- Extended: The length of a core sleep has been lengthened in comparison to the standard schedule by at least one sleep cycle. This can make the sleep schedule easier, accommodate for people with increased sleep needs (including teenagers), allow for increased flexibility in nap timings after the adaptation and provide adequate recovery for continuous physical exertion (such as substantial exercise/sports every day).
- Flipped: The schedules sleep blocks have been shifted so that the night sleeps are scheduled during the day and vice versa. These variants are typically attempted by people working during the night.
- Modified: A fundamental alteration has been made to the standard schedule. For example a Dual core schedule where the cores are not scheduled to be successively placed. Making fundamental modifications to tested schedules is not recommended for new polyphasers.
- Recovery: Used when someone is recovering from sleep deprivation with the intention to attempt an adaptation again after the sleep deprivation is healed. See Adaptation methods for more information.
These schedule modifiers can be placed after the abbreviated schedule names, for example ‘DC2-shortened’, ‘Mono-recovery’, ‘Siesta-shortened’ and ‘E1-flipped’ to make the schedule name more descriptive and talking about schedules easier. The Polyphasic Sleep Discord server uses this standardized naming system.
Shortened schedules are mostly not sustainable for people with normal sleep needs. Modified schedules should be done with caution, as there are usually reasons why the standard schedules are designed to be the way they are. The other modifications are sustainable for most individuals. Some attention should be paid if a flipped schedule is necessary, as the circadian rhythm will have to be shifted and maintained as such.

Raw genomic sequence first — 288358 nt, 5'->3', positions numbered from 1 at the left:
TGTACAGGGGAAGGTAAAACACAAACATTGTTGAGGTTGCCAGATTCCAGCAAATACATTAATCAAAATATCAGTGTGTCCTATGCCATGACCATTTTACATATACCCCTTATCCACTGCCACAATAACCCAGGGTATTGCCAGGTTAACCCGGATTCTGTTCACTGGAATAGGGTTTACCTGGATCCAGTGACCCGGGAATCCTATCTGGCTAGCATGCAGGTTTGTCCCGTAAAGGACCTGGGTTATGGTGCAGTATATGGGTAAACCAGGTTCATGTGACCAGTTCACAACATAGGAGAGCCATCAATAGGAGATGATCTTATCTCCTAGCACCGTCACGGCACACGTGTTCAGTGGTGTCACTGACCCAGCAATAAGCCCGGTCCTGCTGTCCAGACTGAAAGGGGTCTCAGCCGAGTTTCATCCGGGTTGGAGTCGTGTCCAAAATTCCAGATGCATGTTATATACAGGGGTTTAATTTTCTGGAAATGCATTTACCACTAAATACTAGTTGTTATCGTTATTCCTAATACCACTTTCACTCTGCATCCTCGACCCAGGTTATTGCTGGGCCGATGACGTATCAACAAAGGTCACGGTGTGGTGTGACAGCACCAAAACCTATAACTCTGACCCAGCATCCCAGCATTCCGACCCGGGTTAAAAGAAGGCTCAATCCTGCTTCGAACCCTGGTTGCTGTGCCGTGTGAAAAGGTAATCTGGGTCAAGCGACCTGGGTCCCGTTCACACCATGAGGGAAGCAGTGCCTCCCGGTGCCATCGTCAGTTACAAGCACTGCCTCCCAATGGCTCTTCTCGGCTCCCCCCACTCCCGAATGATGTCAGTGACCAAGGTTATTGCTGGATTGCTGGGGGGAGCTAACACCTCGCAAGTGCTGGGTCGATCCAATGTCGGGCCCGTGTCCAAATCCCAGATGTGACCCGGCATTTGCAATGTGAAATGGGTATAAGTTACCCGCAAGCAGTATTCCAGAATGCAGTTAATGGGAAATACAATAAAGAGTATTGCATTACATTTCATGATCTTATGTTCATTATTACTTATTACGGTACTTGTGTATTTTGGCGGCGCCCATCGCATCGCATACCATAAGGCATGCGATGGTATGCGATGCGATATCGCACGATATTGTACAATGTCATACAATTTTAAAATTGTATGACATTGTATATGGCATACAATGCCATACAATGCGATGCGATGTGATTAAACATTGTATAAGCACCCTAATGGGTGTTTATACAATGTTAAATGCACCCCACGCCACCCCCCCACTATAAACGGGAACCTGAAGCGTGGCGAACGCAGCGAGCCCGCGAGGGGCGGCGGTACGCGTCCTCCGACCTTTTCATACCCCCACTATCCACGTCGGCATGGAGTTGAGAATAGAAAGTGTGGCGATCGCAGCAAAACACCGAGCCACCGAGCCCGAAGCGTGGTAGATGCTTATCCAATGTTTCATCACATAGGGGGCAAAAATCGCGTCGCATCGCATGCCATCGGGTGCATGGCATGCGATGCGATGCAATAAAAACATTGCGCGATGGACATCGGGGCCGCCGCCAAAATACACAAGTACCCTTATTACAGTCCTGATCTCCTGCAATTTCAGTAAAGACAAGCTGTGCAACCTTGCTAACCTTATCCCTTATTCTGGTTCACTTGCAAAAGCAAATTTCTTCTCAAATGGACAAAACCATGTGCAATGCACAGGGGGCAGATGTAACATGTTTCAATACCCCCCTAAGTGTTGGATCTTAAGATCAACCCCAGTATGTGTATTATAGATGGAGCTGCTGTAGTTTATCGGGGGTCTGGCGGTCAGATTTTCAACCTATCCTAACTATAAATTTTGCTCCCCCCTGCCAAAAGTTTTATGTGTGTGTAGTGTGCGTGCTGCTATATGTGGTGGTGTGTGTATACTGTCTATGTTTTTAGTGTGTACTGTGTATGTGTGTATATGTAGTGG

The forbidden zone of sleep (FZS) is defined as a period of time of natural wakefulness right before the onset of nocturnal sleep. During this period, the body has a high tendency to resist sleep and it is usually impossible to fall asleep. Under normal sleep conditions (based on normal nocturnal monophasic sleep and no sleep deprivation), FZS hours vary from 19:00 to 21:00 or 22:00…
This page is an expansion from the Advanced Scheduling Section on the concept of flexing sleep. The strategies of flexing sleep documented in this page are based on past experiences of successfully adapted polyphasic sleepers and as such, are mostly experimental ideas with the hope of making polyphasic schedules flexible and adaptive to daily lifestyle. Being able to move polyphasic sleep blocks around is very appealing, and if pulled off successfully it will help polyphasic sleepers maintain their sleep schedules. This is especially beneficial if these sleepers have successfully adapted to their respective schedules and want to pursue the napping lifestyle in the long term
Main author: Aethermind
Page last updated: 23 July 2020